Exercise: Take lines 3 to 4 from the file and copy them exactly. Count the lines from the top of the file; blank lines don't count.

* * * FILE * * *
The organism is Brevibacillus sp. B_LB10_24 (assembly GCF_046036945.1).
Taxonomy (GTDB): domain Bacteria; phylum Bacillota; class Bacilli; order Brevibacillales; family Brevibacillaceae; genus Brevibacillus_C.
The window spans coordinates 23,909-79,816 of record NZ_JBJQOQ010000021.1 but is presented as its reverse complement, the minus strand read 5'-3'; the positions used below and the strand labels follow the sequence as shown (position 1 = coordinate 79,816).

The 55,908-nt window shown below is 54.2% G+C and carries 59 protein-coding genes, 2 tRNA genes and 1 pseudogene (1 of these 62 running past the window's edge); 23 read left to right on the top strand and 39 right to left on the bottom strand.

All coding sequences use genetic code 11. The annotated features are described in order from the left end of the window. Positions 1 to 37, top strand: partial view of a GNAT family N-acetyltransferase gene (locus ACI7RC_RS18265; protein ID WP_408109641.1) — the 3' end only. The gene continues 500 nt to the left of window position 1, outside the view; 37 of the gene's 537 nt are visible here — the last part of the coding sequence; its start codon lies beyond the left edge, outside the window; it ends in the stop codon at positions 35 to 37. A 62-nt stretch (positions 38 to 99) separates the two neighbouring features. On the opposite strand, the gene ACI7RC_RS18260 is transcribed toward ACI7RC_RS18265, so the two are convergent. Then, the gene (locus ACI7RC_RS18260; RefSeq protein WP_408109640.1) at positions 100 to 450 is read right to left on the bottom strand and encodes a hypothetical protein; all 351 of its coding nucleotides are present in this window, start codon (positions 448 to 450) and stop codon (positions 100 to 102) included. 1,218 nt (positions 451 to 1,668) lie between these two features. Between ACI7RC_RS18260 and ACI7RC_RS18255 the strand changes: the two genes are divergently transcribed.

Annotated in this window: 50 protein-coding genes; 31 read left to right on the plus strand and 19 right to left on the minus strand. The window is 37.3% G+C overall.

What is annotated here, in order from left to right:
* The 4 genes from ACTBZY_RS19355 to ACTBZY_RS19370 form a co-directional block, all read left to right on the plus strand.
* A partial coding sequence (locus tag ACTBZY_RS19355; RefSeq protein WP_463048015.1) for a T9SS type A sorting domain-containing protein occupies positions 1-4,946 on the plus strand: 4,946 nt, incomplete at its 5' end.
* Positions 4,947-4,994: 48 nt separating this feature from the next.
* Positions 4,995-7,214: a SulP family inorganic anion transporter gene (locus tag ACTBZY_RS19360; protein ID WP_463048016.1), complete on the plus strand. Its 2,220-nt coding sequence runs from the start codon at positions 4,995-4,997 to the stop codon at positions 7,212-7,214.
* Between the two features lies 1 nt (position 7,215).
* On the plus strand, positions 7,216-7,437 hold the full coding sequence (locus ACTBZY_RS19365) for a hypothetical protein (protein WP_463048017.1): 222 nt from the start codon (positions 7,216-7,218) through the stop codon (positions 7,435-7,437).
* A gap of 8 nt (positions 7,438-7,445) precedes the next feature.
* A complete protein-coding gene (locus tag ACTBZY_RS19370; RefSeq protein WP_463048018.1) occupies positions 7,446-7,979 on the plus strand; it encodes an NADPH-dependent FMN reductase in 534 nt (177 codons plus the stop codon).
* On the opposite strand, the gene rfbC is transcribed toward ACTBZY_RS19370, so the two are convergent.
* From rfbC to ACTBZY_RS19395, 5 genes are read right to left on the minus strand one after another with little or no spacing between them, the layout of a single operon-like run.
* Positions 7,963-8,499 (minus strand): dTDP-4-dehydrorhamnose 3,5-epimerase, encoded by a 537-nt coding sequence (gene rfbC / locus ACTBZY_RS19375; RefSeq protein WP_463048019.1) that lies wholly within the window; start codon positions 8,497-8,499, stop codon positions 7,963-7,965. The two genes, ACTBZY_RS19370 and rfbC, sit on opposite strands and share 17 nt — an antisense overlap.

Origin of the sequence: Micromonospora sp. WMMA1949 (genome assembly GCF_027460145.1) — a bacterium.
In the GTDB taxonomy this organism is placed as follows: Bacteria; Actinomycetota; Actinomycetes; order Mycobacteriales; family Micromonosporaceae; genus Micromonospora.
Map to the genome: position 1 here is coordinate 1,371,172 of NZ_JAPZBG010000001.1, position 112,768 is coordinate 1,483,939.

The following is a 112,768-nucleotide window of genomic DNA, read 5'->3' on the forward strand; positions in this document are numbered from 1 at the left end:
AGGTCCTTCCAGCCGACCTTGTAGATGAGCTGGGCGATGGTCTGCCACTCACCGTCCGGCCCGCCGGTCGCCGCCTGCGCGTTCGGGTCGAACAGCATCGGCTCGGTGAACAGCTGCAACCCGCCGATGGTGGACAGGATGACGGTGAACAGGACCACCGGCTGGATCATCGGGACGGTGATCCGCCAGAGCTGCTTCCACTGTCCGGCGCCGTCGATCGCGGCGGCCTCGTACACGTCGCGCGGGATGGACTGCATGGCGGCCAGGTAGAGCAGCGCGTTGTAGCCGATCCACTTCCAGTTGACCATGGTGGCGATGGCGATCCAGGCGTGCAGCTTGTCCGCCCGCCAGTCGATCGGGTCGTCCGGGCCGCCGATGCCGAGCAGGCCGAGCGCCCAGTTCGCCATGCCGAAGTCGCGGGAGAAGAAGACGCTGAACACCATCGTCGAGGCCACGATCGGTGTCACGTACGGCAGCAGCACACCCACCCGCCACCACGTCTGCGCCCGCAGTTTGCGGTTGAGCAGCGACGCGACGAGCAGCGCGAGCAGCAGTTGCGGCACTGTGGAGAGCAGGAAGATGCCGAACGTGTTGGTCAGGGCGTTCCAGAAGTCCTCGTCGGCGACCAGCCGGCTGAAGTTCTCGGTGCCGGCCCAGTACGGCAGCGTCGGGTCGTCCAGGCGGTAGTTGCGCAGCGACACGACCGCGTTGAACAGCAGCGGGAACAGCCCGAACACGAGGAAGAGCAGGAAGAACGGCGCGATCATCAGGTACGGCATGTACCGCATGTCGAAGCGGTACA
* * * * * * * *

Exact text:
The window spans coordinates 23,909-79,816 of record NZ_JBJQOQ010000021.1 but is presented as its reverse complement, the minus strand read 5'-3'; the positions used below and the strand labels follow the sequence as shown (position 1 = coordinate 79,816).

The 55,908-nt window shown below is 54.2% G+C and carries 59 protein-coding genes, 2 tRNA genes and 1 pseudogene (1 of these 62 running past the window's edge); 23 read left to right on the top strand and 39 right to left on the bottom strand.